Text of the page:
Climate Veteran to Ottawa: Is This the Best We Can Do?
In the aftermath of the federal Cabinet’s decision to approve Malaysian state oil company Petronas’ $36-billion liquefied natural gas (LNG) project in British Columbia, veteran climate and environmental activist Karen Mahon declared herself “heartbroken’” by the contrast between the government’s promises at the Paris climate change summit and its actions back home.
“As a lifelong environmental advocate, I am used to seeing good governments make bad decisions—yet this decision really shook me,” Mahon wrote in a post for the National Observer. “Some part of me was deeply invested in the hope that this new government, led by a young Prime Minister who marched at the front of the pride parade and who passionately articulates the need for reconciliation with First Nations, was going to do things differently. But this decision makes me truly question their commitment to act on climate change.”
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At the Paris conference, Mahon was on hand as Environment and Climate Change Minister Catherine McKenna heard about the devastation facing India, Bangladesh, and small island states as global temperatures increase and sea levels rise. “I thought I watched her truly grasp what climate change means for the most vulnerable people on our planet. I watched her lead the charge to move the goal of our global climate treaty from a 2.0°C target to a 1.5° target, which was a huge and significant shift. In that moment, I was proud to be a Canadian,” she recalled Wednesday.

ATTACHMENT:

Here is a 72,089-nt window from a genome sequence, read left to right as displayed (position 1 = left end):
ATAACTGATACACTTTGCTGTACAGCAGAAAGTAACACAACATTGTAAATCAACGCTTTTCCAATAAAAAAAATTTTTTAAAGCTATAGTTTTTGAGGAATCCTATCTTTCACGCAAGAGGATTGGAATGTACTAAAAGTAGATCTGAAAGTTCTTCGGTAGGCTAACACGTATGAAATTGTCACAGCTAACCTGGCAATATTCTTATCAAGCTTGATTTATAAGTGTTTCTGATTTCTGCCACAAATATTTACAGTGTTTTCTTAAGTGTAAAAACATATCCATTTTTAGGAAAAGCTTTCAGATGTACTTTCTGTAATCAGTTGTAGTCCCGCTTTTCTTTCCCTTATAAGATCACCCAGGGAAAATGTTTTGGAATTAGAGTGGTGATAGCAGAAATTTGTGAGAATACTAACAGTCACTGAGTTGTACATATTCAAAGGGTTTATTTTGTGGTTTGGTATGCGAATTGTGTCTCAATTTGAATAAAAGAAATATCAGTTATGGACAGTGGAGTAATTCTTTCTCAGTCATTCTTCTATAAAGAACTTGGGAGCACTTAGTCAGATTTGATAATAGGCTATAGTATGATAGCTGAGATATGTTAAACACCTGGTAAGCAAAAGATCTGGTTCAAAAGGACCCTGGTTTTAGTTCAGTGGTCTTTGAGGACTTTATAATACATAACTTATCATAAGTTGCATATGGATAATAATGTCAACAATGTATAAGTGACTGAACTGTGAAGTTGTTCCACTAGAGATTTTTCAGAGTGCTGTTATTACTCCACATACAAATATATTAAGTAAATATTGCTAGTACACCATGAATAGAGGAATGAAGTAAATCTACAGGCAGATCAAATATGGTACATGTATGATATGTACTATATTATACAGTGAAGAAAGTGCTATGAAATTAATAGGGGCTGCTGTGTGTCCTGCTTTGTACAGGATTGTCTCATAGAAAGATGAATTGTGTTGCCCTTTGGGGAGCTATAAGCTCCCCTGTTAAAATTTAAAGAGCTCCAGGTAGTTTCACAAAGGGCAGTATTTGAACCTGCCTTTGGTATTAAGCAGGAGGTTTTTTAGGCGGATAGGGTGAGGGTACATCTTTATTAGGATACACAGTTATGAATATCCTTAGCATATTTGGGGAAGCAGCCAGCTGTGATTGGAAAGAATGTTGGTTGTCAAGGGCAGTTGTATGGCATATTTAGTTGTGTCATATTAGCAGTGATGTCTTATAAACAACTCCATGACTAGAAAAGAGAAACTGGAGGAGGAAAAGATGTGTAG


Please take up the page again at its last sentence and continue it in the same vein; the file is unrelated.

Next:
“Yesterday I watched the same Catherine McKenna announce the approval of the Petronas liquefied natural gas plant on the west coast of Canada. I don’t understand, how can this be?”
Canada is a relatively rich country with a stable democracy, and Mahon acknowledged that many people working for the Trudeau government are trying to do the right thing on climate.
“But if this is the best we can do as a rich country led by a progressive government, what does this mean for India, for China, for developing countries who are faced with similar decisions while also trying to lift their people out of poverty and provide enough power for heat and light?” she asks.
“Yesterday was a bad day for the climate. But today we are back at work, doing our research, organizing, mobilizing, educating, and tomorrow will be a better day.”